Are you certain you need 60 gallons? The usual rule of thumb for emergencies is 1 gallon/person/day.
posted by Candleman at 11:37 AM on October 4, 2017 [1 favorite]

Lead is common in garden hoses. Something to keep in mind.

The larger the body of water, the longer it's going to take to freeze. Water in an icecube tray will turn into icecubes long before all the water freezes in a large tank.
posted by aniola at 11:42 AM on October 4, 2017 [1 favorite]

Response by poster: > Are you certain you need 60 gallons? The usual rule of thumb for emergencies is 1 gallon/person/day.

I've heard from more than one source that we should be trying to get a month's worth of supplies here as earthquake prep, and I've got a family of four plus an elderly neighbor. Sixty gallons seems like a good compromise. I'm open to other ideas.
posted by The corpse in the library at 11:46 AM on October 4, 2017 [4 favorites]

15 gallon food-safe water barrels. If you're going to keep them outside, don't fill them all the way. The same company sells 55 gallon water barrels, but they'll be hard to move. Be sure to get the tap hardware.
posted by anastasiav at 11:52 AM on October 4, 2017

This is a minor fix, but if you can seasonally, you can fill the clean jars with water and store them as you empty them -- they take up just as much space empty and full, and when you're canning again you can use the stored water for processing.
posted by clew at 12:25 PM on October 4, 2017

These are what my wife and I store our emergency water in. We change it out twice a year, and rotate through them when we go camping. The spigot is handy.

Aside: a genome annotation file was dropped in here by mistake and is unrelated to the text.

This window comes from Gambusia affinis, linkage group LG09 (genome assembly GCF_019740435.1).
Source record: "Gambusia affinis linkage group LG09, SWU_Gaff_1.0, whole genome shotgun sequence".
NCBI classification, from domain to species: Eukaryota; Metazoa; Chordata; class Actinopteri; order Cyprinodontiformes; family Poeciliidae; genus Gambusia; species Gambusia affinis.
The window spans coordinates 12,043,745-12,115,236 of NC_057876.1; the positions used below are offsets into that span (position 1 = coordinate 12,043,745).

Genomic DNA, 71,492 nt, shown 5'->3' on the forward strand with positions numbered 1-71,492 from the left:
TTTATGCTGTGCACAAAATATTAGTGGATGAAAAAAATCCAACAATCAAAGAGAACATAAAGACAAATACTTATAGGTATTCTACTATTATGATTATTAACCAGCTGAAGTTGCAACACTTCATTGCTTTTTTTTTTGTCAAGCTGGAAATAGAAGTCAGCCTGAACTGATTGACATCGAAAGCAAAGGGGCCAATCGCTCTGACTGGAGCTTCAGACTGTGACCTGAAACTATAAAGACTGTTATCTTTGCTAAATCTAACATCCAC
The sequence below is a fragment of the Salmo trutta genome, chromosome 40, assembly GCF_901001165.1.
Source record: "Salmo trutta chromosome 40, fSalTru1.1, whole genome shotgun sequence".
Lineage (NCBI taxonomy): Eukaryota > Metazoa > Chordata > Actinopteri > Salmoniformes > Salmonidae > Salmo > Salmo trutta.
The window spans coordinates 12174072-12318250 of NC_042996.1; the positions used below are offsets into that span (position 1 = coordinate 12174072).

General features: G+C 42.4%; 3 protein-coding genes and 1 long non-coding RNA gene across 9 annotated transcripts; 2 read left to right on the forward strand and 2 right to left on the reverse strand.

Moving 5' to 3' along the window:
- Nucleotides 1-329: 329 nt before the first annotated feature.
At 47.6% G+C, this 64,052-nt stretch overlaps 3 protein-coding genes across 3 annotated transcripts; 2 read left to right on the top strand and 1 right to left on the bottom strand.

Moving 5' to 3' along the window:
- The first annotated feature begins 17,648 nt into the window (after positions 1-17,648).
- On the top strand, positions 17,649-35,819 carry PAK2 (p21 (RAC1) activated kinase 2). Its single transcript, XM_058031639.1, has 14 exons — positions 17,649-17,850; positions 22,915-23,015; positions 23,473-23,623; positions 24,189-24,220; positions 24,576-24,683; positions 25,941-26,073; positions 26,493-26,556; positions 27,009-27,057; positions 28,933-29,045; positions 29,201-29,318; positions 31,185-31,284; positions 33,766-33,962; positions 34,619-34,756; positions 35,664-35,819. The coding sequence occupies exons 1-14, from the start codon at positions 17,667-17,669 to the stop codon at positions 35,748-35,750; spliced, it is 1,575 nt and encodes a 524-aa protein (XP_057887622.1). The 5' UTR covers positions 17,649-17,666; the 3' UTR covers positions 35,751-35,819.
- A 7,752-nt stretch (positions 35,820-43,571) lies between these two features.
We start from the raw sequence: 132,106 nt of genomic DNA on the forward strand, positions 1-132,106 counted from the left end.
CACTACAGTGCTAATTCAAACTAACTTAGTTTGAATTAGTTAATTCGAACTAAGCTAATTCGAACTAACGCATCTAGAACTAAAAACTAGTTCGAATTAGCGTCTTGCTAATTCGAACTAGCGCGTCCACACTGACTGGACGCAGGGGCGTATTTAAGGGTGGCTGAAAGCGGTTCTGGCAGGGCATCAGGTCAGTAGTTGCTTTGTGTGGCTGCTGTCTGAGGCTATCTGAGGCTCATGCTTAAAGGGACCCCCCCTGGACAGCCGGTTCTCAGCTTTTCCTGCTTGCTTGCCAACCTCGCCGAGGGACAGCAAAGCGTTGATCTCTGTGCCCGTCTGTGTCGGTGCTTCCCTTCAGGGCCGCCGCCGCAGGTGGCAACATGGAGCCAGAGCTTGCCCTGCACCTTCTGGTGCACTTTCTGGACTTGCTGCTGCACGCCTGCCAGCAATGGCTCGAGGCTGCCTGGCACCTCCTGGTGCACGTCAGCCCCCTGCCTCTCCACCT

posted by Sternmeyer at 12:39 PM on October 4, 2017 [1 favorite]

My family in PR used a large outdoor tank and it is the only thing saving their part of the neighborhood. A++ would recommend.
posted by corb at 12:49 PM on October 4, 2017 [12 favorites]

Something to consider doing is, if you have a partly full deep freeze, put a flat or two of 500ml disposable bottles of water in the bottom of it. It will give you a few extra gallons and will also extend the length of time the deep freeze stays cold if power is lost, giving you time to eat or move the contents. I buy a few extra cases of bottled water when I see it on a deep sale (usually less than 2$ for 24 bottles), and store it in a dark cool cellar I have. I try and rotate it as we do use some bottled water, but consider it just a cheap investment in having on hand if needed. For 45$ or so, you could have 60 gallons of it on hand in presealed small containers, with a multi year shelf life (it tastes plasticy after years, but FDA suggest its safe to drink basically indefinitely)
posted by Northbysomewhatcrazy at 12:54 PM on October 4, 2017 [2 favorites]

You could put in a food grade water barrel, and have water coming in to it at the top, and going out, so that it would always be fresh. basically inserting the barrel in line. Water doesn't really go bad, it just gets stale, but most people do refresh water supplies at least annually. I store some water, not a lot, in 2 liter soda bottles. You might be able to get the crates they store them in at the warehouse. You can squeeze them, then seal, to give water room to expand when it freezes. It expands a fair amount. I rely on having bleach in case I need to purify water, but, honestly, I'm hoping I have adequate beer.